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05 September 2008 @ 04:08 pm
Foul Friday  
I have had a day. :/

Between the usual work yuck, I had some extra-special disasters today. On the work end, our 2009 formulary was rejected with over 50 things to change - and last week they had blackmailed us into signing a document that pretty much says we will make all the changes they ask for. Nevermind that the week before that we got crap for our per member expenses and over-use of certain medications. How can we control cost if they will not allow us to control the formulary or other services? By and large these are people who will make use of every last service and pill they can get their hands on... Granted, a looser formulary means fewer patients, nurses, pharmacists, and doctors yelling at me. Right now I have the definition of a thankless, Sisyphean job.

Then I tried to make an appointment to get a new primary doctor, since mine is leaving. The scheduler brightly informed me that she'd be happy to help me schedule with my MD of choice... What day in the last week of April 2009 would work for me? If I want anyone with any sort of GI/Neurology specialty, it will be even longer than that. I CAN get in to see one of the new MDs in the next couple weeks, but by new I mean just-out-of-residency, not-yet-Board-Certified new. As is no experience with complicated problematic cases new. Add to that that English is not the first language for either of them and they both just came to the US for their residencies about two years ago. Fantastic. I went with the Russian one, since at least I know what pathologies to expect with that and know how to handle them. At this point I'm just hoping I get written off as too much of a complicated mess and get referred to a specialist.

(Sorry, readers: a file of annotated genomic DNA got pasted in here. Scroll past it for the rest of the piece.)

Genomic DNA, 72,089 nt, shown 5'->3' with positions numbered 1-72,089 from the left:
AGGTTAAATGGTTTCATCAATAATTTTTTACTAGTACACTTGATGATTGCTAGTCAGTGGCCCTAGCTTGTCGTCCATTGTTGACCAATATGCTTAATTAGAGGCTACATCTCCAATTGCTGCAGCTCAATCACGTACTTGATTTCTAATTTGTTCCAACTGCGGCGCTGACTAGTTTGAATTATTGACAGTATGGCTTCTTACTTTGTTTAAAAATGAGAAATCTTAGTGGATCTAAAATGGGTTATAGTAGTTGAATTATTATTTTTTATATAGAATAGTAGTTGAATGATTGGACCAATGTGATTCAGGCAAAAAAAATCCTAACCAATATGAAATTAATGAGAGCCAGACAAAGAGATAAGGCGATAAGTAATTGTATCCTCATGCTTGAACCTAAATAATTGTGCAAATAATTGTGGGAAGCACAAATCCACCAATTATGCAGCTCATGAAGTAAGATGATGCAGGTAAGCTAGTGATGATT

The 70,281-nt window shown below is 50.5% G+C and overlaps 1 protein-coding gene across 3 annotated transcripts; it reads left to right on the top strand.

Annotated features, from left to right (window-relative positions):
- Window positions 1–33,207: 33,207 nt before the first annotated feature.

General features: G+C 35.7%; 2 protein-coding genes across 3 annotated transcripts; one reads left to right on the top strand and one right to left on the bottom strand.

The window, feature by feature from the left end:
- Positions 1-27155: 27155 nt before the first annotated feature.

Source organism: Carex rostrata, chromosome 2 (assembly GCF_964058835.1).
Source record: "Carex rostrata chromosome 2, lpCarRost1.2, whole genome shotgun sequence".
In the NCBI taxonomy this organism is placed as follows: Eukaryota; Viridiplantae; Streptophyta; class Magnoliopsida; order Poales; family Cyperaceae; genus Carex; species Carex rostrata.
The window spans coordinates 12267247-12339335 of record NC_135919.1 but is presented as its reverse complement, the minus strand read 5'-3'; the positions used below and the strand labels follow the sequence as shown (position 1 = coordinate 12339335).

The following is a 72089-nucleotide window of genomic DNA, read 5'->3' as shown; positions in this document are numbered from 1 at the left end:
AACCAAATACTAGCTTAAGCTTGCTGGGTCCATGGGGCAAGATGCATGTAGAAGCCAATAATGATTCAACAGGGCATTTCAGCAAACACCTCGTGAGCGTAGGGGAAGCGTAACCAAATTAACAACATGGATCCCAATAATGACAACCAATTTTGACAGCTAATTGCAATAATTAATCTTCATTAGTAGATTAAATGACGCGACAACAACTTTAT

*sigh* I'm crispy, can you tell?




EDIT: OK, I realize I am lucky to have decent health insurance coverage and all that, but it just doesn't seem to be of much use when I have to wait eight months to get a basic appointment with a GP.  :/   So much for the superiority of the for-profit medical world. I can haz socialized medicine now?
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Current Mood: gloomygloomy
 
 
 
teffanteffan on September 5th, 2008 09:37 pm (UTC)
Egads. Who gets to decide if your formulary is "good for them" or not? Is it someone else in your company, or a gov't agency, or a consumer-advocate group of some sort?

Who knows, maybe the fresh doctors will have entirely new perspectives on your condition or a freak knowledge of some newly-discovered disease that's curable with a particular combination of vacation in Scottish caves and mojitos....
eithni: coldeithni on September 5th, 2008 09:53 pm (UTC)
Patients can look at our formulary and decide whether to enroll with us or regular Medicare/Medicaid. However, we offer A LOT more services, so pretty much anyone who is poor enough and sick enough to be eligible joins. The Feds are the ones who decide that the formulary "passes" or "fails" but they don't really provide clear guidelines about what they expect and they are heavily influenced by Evil Drug Companies.